Maybe it isn’t over after all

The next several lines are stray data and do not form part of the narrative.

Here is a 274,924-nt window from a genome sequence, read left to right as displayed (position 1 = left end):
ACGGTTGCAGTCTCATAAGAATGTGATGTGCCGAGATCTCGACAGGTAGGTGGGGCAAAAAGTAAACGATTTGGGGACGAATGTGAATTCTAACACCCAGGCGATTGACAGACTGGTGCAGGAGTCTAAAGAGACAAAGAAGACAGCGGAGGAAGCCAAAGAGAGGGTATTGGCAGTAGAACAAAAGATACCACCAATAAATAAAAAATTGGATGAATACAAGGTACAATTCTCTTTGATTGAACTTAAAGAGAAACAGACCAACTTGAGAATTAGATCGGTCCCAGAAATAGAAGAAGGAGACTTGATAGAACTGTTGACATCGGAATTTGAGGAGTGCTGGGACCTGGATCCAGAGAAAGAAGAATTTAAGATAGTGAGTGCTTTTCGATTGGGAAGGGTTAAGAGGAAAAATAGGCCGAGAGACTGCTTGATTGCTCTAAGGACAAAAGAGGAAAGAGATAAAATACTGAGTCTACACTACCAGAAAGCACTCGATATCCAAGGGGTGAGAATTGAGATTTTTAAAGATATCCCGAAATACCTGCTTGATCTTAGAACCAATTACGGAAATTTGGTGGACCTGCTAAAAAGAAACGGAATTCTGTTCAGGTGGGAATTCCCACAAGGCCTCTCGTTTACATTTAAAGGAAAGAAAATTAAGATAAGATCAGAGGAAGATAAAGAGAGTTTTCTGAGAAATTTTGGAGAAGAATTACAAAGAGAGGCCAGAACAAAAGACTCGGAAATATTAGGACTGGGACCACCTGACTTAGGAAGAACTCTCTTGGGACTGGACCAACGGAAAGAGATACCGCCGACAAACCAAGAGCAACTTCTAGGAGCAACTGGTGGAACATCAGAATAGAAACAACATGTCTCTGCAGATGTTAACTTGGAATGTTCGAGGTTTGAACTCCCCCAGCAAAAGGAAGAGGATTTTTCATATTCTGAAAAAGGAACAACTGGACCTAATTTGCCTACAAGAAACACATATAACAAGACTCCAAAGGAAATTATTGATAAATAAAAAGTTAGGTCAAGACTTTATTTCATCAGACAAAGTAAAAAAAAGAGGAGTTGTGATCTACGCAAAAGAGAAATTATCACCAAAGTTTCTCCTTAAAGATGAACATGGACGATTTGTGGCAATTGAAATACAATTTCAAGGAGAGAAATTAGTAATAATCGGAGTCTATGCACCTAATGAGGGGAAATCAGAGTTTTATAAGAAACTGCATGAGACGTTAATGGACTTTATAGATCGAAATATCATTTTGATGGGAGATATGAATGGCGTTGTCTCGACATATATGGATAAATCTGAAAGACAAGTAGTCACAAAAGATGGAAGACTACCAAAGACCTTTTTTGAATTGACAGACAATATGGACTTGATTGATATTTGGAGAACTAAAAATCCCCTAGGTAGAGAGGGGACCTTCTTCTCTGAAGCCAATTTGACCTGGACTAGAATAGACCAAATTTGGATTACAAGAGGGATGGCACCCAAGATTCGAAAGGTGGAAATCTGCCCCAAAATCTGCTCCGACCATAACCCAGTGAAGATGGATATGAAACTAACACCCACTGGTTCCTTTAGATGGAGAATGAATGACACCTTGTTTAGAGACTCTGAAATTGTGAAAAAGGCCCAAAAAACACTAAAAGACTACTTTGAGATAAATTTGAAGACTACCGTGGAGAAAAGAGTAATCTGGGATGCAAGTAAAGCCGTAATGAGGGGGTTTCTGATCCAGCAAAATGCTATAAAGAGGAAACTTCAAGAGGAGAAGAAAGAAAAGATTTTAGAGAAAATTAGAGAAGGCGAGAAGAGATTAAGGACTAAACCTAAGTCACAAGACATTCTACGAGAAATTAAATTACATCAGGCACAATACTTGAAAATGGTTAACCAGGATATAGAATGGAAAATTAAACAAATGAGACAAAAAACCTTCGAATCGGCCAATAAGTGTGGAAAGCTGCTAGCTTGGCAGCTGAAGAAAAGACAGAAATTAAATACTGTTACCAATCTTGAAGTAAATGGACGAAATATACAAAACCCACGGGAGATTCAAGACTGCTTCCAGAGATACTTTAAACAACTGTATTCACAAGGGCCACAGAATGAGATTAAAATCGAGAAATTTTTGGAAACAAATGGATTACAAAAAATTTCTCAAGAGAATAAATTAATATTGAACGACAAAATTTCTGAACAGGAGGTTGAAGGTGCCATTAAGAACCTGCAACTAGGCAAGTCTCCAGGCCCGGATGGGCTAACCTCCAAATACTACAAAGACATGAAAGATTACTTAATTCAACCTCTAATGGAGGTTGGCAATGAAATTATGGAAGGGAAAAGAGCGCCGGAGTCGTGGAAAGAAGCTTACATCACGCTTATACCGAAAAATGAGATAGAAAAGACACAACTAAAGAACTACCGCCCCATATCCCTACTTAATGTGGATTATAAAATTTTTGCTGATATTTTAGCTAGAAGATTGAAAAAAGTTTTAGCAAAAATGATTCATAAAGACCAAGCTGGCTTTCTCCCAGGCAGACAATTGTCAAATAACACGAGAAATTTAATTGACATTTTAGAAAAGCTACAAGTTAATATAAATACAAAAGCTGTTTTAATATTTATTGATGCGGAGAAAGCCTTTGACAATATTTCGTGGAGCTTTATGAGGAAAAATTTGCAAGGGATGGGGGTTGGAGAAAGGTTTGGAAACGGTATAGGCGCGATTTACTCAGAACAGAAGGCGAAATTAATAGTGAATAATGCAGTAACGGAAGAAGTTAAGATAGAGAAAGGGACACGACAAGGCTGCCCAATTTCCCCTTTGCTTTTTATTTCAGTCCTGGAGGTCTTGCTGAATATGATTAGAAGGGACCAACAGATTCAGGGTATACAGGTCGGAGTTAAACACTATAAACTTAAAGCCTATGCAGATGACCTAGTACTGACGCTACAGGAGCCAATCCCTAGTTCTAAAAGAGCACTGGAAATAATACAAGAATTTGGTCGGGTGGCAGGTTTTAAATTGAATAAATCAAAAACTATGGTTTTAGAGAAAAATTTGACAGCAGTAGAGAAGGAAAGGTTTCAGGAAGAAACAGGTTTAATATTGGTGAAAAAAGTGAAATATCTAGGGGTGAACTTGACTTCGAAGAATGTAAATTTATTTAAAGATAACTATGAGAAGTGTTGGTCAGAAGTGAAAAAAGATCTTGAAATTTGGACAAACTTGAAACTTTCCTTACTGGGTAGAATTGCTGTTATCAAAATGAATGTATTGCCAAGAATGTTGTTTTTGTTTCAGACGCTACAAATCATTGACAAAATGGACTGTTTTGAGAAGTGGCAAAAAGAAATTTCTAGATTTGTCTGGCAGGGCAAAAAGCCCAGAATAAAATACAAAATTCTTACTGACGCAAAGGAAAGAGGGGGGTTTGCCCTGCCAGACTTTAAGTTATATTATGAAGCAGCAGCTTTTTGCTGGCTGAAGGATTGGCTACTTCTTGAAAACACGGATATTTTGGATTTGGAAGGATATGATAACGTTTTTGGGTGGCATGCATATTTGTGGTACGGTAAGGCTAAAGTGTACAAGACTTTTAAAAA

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For those, including me, who think that the presidential race is over, the online political journal Salon has an interesting article about the Bradley effect and Obama’s vulnerability. Written by veteran GOP political operative Bill Greener (he was, among other things, manager of the 1996 Republican convention), its thesis is that Obama needs to stay above 50% in battleground states. Otherwise, the “undecided” vote will break toward McCain because much of it consists of white voters who aren’t really undecided at all. The article is important, because the Bradley effect is about the only way Obama can lose at this point. No conventional strategy can win the race for McCain. Reports this morning indicate that both candidates will be spending the last week in red states, putting McCain on the defensive. Here are some key points in the article: * Despite what the polls seem to be saying, a closer look at the numbers shows that a Democratic victory is not a foregone conclusion. Why? Because if history is any guide, Barack Obama, as an African-American candidate for political office, needs to be polling consistently above 50 percent to win. And in crucial battleground states, he isn’t. * Much has been written about the so-called Bradley Effect, in which voters lie to pollsters about whether they’re willing to vote for a black candidate. . . . There are two other ways in which voters can mislead pollsters about their intentions. One is to decline to participate in a poll. (More than one expert has suggested that conservatives are more likely to decline than liberals, meaning there could be many uncounted McCain voters.) The other is when [voters] participate but . . . say they’re undecided when they really aren’t. It’s the latter phenomenon in particular, I think, that gives John McCain a chance at winning enough swing states to reach the White House. * There’s an old rule in politics that an incumbent candidate is always in danger when he dips under 50 percent, even if he is leading his opponent in the polls. It’s all about the undecideds. In a race with an incumbent candidate and a challenger, on Election Day the undecideds tend to break for the challenger, at rates as high as 4 to 1. If an incumbent is polling at, say, 47 to 45 percent with 8 percent undecided, there’s a good chance he’s going to wind up losing 49 to 51. As it’s sometimes expressed, if you’re an incumbent, what you see is what you get. * The same pattern seems to be true for African-American candidates in much of the country. If you’re a black candidate running against a white candidate, what you see is what you get. And it doesn’t matter whether you’re an incumbent or a challenger. If you’re not polling above 50 percent, you should be worried. As of this writing, Barack Obama is not polling consistently above 50 percent in a number of electoral-vote-rich swing states, including Ohio and Florida. He should be worried. Here is what I think is wrong with Greener’s reasoning. As I wrote last week in the post, “It’s Over,” in which I called the race for Obama, the problem McCain faces is that Obama’s lead in the states carried by John Kerry is insurmountable. I’ll update the list of those states with the latest polling (from Kerry States (251 electoral votes) ME 53.5 – 38.5 (4) NH 50.6 – 43.7 (4) VT 57.2 – 34.1 (3) MA 57.8 – 38.3 (12) RI 48.2 – 30.9 (4) CT 54.4 – 39.4 (7) NY 58.8 – 35.5 (31) PA 52.7 – 40.0 (21) NJ 52.5 – 40.6 (15) DE 55.2 – 39.5 (3) MD 55.5 -37.5 (10) DC 82.0 -13.0 (3) MI 54.0 – 38.1 (17) MN 51.4 -42.6 (10) WI 51.4 – 42.6 (10) WA 52.3 – 42.7 (11) OR 53.1 – 39.7 (7) CA 54.7 – 38.1 (55) HI 63.8 – 30.2 (4) Bush swing states 2004 in which Obama has > 50% (12 electoral votes) IA 53.1 – 41.2 (7) NM 50.4 – 43.9 (5) Running total: 263 electoral votes Red states in 2004 in which Obama has > 50% (22 electoral votes) VA 51.8 – 43.7 (13) CO 51.3 – 44.6 (9) If you go by Greener’s “What you see is what you get” rule, Obama has enough votes to win. He is over 50% in states with 285 electoral votes (270 to win). The undecided vote doesn’t matter at all if he holds onto his vote. It’s true that he could dip below 50% in New Hampshire and New Mexico, and he is running below 50% in Rhode Island. But RI is a certain blue state. Even if he lost all three of these states (13 electoral vote), he would still have 272 electoral votes. If you look at McCain’s % in these states, there is not a single one in which he has as much as 45% of the vote. And in Pennsylvania, a state that is the centerpiece of McCain’s “narrow victory” strategy, a poll released yesterday has Obama in front, 52-40. More: Obama is leading in these red states: NC – 49.0 NV – 49.4 OH – 49.6 FL – 48.0 ND – 44.9 He might win North Carolina and Nevada. I don’t think he’ll win FL or OH. But he doesn’t need any of them, so long as he holds onto the majority in the states where is is over 50%.

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